Things to See and Do   Scenic Byways

Scenic Byway sign

Virtually every roadway in Plumas County offers beautiful scenery, which changes with the seasons.  No matter what direction you come from, you'll also be treated to some outstanding natural beauty on the drive up and back.
 

There are two routes through Plumas County that have been given official national scenic byway designation. These routes link cultural, historic, scenic and natural resources with communities and services found along the way. The byways have reflective signs along the route illustrated with colorful logos.

Click here to view and/or download a Self-guided Scenic Tour of Roads Less Traveled.

Volcanic Legacy brochureVolcanic Legacy Scenic Byway All American Road. Chester-Lake Almanor is the southern terminus of this  byway, considered one of the top 20 scenic drives in the nation.  This 500-mile byway begins at the southern end of Lake Almanor, and proceeds north on both sides of the lake (via Hwys. 89 and 147) to Chester, located on Hwy. 36. It continues through Lassen Volcanic National Park and Hwy. 44, linking volcanoes, small towns and other attractions stretching to Crater Lake, Oregon. Travelers intending to drive the entire All American Road can begin or end their journey at Chester-Lake Almanor, which offers year-round amenities. Details on the entire route are available on the link shown above.  Drivers can take in just the loop around Lake Almanor, going in either direction, starting from Chester on the north end or from Canyon Dam on the south end.  The views of Lake Almanor and Lassen Peak are the highlight of this trip, which takes in about 38 miles and a couple of hours with stops. There are many opportunities to stop for lunch, to shop, take a walk, and enjoy a swim or boat trip on the lake.

The Scenic Byway Link. This equally scenic route joins Plumas County's the two Scenic Byways, taking you through stunning pastoral mountain meadows of the Indian Valley. Follow Highway 89 through the towns of Canyon Dam, Greenville and Crescent Mills.  At its southern end, it follows Indian Creek, and  joins the Feather River Scenic Byway, Highway 70, at the confluence of Indian and Spanish Creeks in a spot known as the Greenville "Y" 10 miles northwest of Quincy. The route between the "Y" and Canyon Dam is roughly 18 miles and takes about a half hour, or longer with stops.

Feather River Scenic Byway brochureFeather River National Scenic Byway. This 130-mile route travels east-west across Butte, Plumas and Lassen Counties on State Highway 70, following the north and middle forks of the Feather River. Total estimated driving time is about 3.5 hours, one way.Belden in the Feather River Canyon, scenic byway Few California highways feature such natural beauty and diversity in terrain, landscape, wildlife and elevation as this one. It also highlights mankind's feats of hydroelectric power, railroad and highway construction along the steep, rugged canyon walls. The drive is particularly stunning in the spring, when vibrant green surrounds nearly 100 waterfalls, and in the fall the steep mountainsides are ablaze with orange and red oak trees. The route can be taken in either direction. From the west, it starts eight miles north of Oroville on Highway 70, winds through the magnificent Feather River Canyon, connects with Highway 89 on through Quincy to Blairsden/Graeagle, resumes as Highway 70 through Portola, drops down onto the eastern slope of the Sierra Nevada and cuts through the fantastic expanse of the Sierra Valley, the western edge of the Great Basin.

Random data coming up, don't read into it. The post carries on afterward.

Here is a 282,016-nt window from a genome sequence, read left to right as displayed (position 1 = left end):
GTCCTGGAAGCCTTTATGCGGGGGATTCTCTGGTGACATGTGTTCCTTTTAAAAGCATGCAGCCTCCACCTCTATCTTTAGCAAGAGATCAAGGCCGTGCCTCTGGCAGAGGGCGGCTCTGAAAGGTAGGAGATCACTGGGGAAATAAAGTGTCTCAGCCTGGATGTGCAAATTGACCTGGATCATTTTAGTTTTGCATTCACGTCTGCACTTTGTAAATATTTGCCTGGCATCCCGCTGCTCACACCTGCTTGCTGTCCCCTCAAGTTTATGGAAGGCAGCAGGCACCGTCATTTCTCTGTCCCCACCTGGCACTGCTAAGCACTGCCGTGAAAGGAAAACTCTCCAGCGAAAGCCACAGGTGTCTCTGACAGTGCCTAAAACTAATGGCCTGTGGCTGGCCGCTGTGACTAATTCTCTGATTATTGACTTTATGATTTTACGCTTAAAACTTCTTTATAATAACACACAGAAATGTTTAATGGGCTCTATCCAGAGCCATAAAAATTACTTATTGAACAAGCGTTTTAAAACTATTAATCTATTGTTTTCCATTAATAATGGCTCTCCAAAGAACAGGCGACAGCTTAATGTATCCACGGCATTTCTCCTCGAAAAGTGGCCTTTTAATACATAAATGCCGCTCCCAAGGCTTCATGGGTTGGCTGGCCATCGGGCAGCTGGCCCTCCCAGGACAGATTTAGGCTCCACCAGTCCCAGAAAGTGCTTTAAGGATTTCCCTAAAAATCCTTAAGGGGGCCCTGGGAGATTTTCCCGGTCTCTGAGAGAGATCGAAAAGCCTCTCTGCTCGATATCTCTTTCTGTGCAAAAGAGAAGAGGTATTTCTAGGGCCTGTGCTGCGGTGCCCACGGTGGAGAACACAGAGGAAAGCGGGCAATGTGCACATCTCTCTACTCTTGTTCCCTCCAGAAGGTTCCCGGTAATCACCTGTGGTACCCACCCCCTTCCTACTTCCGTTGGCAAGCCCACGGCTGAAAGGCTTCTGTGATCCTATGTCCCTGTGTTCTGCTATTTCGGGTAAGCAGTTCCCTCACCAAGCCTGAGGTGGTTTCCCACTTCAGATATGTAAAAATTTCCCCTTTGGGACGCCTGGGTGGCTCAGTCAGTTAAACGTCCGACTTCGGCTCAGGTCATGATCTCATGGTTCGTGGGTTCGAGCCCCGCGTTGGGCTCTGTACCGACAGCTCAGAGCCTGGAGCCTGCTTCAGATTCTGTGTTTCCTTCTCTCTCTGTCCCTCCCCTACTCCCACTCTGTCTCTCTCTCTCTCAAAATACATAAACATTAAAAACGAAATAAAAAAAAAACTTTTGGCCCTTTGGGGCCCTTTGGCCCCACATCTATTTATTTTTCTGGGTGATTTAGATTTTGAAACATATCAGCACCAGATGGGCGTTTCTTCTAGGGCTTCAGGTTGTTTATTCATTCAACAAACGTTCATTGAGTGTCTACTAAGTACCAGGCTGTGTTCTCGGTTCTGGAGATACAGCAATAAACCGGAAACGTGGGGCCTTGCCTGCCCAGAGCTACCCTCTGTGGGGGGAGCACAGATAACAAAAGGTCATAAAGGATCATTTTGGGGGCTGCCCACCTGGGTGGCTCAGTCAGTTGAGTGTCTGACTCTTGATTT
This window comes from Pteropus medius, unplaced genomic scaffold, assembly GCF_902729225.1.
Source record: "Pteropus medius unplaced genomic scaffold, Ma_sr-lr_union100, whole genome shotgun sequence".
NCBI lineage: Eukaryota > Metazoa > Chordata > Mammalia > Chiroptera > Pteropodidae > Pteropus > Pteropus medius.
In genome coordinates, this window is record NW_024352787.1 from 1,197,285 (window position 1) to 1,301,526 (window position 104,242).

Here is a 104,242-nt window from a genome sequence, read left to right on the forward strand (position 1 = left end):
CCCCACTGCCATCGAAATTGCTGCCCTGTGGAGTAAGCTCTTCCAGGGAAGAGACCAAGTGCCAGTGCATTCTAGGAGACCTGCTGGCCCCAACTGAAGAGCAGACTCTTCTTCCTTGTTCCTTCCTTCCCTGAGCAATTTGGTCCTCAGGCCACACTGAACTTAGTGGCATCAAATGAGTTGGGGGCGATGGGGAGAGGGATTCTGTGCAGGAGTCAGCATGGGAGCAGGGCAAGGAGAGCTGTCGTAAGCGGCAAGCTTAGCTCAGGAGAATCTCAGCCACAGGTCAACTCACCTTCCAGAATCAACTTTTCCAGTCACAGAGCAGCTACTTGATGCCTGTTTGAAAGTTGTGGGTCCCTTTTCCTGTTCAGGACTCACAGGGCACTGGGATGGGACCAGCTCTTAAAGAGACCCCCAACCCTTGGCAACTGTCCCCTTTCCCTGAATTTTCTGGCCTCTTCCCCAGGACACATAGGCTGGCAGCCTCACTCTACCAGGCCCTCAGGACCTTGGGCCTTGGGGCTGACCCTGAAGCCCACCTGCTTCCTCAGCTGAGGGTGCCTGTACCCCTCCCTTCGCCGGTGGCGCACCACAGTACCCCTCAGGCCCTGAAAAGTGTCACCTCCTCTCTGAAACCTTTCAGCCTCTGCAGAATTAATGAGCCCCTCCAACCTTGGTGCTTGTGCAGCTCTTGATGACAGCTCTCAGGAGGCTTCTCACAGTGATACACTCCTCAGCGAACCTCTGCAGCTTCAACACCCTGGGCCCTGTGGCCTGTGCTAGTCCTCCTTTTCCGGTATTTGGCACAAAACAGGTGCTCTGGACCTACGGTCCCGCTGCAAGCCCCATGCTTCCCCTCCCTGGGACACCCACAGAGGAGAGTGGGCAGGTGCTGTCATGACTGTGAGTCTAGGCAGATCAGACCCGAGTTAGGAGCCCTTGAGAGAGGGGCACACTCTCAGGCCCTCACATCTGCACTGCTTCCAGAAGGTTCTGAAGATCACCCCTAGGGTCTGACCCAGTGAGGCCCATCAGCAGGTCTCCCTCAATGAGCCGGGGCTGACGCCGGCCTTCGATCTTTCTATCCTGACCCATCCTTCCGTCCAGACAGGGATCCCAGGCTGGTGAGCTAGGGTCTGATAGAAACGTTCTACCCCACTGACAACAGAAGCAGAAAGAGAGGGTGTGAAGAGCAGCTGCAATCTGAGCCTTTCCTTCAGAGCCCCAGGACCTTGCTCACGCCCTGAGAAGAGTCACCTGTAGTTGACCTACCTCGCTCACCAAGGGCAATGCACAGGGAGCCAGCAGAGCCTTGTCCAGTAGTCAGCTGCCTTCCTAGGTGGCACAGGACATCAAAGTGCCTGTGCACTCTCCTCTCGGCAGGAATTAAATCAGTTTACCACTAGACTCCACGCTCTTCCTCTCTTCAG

Feather River Scenic Byway mapA self guided driving tour brochure and map of the Feather River National Scenic Byway is available at  many Visitor Centers throughout the county. The tour highlights 17 natural, historic and manmade features along the route. A more detailed regional map of the Feather River Scenic Byway also is available for $3.00

Off-road adventures.  Sport utility vehicle owners take note! Plumas County has plenty of well maintained, unpaved forest service roads that lead to lakes, lookouts and picnic sites.  The roads access some 1.2 million acres of public land that can keep intrepid explorers happy for days on end.  If you're looking for more rugged off-highway adventure, head for one of the 4x4 routes, staging areas or campgrounds developed specifically for off-highway vehicles.

Back country drives brochuresThe Plumas County Visitors Bureau developed itineraries for four popular backcountry road adventures. They are available at many Visitor Centers throughout the county.

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